## Overview#

Key-Exchange (also known as "key establishment") is any method in Cryptography by which cryptographic keys are exchanged between users, allowing use of a cryptographic algorithm.[1]If sender and receiver wish to exchange encrypted messages, each must be equipped to perform encryption on messages to be sent and perform decryption messages received. The nature of the equipping they require depends on the Encryption technique they might use.

If they use a code, both will require a copy of the same codebook. If they use a cipher, they will need appropriate keys. If the Cipher is a Symmetric Key cipher, both will need a copy of the same key.

If an Asymmetric Key cipher with the Public Key/Private Key property, both will need the other's Public Key.

Preferably RSA should only be used for Authentication and the Key-Exchange should be performed using Diffie-Hellman Key-Exchange.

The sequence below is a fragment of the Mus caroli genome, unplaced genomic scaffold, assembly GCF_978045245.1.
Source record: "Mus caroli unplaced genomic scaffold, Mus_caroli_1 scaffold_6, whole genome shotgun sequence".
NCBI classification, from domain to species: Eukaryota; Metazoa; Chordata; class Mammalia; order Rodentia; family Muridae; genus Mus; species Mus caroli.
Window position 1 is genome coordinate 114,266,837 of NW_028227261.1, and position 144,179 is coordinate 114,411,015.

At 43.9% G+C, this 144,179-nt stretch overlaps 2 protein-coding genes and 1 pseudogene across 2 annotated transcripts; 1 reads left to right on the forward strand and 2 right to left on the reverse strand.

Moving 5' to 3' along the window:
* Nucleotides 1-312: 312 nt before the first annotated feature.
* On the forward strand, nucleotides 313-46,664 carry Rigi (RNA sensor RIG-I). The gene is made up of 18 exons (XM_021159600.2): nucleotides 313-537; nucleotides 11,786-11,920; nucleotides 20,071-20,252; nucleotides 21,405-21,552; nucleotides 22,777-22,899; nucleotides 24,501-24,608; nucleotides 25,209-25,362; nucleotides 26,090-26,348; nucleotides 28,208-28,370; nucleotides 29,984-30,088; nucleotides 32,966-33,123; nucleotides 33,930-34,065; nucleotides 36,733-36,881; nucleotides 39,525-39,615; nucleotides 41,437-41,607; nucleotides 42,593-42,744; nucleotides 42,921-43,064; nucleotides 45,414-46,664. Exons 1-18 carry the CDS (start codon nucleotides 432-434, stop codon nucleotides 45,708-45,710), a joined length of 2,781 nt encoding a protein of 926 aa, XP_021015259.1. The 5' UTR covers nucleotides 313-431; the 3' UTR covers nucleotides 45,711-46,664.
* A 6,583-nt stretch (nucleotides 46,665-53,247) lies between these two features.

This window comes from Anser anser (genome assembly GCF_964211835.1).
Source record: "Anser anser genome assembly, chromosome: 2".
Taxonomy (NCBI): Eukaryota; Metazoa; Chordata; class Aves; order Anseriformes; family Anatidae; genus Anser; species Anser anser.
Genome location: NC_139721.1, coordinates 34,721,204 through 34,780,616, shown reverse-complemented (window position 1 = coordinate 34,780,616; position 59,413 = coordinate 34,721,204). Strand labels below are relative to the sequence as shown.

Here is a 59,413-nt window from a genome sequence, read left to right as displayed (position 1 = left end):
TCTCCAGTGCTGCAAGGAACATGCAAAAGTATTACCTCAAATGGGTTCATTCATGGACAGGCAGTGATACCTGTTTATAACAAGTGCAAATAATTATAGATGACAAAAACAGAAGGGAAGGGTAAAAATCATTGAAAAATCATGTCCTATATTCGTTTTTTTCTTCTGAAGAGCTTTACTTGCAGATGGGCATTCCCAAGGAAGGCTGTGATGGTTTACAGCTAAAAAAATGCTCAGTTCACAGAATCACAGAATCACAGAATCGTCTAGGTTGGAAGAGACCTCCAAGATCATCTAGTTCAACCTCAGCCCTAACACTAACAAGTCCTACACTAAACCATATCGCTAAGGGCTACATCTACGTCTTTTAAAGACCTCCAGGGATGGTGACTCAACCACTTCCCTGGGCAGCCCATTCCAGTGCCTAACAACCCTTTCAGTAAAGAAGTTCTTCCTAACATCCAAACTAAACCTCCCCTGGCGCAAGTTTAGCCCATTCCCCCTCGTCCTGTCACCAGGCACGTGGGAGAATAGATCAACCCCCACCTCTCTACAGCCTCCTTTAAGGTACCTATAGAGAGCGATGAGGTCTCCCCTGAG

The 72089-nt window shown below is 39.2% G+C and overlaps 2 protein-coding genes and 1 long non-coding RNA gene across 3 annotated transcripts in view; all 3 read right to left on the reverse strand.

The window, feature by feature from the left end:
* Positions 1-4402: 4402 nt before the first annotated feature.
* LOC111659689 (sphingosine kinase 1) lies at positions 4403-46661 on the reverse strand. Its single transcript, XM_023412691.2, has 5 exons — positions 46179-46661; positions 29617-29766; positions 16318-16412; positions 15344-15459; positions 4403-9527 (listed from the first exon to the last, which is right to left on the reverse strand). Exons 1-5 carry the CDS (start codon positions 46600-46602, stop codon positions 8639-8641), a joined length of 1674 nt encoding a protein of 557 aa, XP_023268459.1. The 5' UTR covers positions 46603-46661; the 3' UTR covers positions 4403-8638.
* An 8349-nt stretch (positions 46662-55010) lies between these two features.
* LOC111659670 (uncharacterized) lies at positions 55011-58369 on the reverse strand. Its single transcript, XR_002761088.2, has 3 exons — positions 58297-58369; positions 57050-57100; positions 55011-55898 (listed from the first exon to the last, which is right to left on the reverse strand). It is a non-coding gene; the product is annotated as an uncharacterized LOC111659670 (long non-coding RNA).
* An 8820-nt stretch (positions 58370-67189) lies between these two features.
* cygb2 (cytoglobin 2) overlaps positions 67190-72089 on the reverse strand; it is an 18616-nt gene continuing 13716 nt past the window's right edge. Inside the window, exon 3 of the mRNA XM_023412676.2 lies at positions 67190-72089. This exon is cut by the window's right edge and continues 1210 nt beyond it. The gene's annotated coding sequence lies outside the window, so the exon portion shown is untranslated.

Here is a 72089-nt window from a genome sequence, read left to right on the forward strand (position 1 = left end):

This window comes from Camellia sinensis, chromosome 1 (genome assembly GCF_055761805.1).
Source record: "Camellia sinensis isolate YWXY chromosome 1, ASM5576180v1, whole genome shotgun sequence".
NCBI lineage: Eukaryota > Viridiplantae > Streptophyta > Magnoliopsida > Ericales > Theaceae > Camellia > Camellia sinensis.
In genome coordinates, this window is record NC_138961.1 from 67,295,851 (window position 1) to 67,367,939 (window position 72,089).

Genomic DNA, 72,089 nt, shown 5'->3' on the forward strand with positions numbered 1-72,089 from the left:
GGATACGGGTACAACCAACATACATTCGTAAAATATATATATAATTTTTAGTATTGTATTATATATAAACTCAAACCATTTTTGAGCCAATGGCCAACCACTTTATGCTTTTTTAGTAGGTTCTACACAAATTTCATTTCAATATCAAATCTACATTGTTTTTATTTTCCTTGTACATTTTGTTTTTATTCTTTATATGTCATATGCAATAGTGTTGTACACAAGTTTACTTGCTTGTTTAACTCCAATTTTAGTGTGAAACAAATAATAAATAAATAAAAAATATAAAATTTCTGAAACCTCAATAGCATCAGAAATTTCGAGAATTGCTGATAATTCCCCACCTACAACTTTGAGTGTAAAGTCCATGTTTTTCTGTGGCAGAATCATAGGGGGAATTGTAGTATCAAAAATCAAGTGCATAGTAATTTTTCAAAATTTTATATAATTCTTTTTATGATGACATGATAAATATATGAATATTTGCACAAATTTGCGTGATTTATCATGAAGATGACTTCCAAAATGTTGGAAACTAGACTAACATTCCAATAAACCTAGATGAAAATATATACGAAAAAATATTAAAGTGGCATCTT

In TLS, the Key-Exchange is specified in the Cipher Suite the is negotiated with the ServerKeyExchange and the ClientKeyExchange Messages.

### More Information#

There might be more information for this subject on one of the following:- AES-GCM
- Anonymous Cipher Suite
- Certificates and Authentication
- Cipher Suite
- ClientKeyExchange
- DH
- DHE
- Deprecating Secure Sockets Layer Version 3.0
- Diffie-Hellman
- Diffie-Hellman Ephemeral
- Diffie-Hellman Key-Exchange
- Diffie-Hellman key-exchange
- ECDHE
- Elliptic Curve Diffie-Hellman Ephemeral
- Ephemeral Key
- How SSL-TLS Works
- Known Cipher Suites
- Master Secret
- NSA Suite B Cryptography
- OAuth 2.0 Message Authentication Code (MAC) Tokens
- Off-the-Record Messaging
- Over-the-Air Rekeying
- RSA key-exchange
- ServerKeyExchange
- Session Key
- Shared Secret
- TLS 1.3
- The SRP Authentication and Key Exchange System

- [#1] - Key Exchange - based on 2015-03-23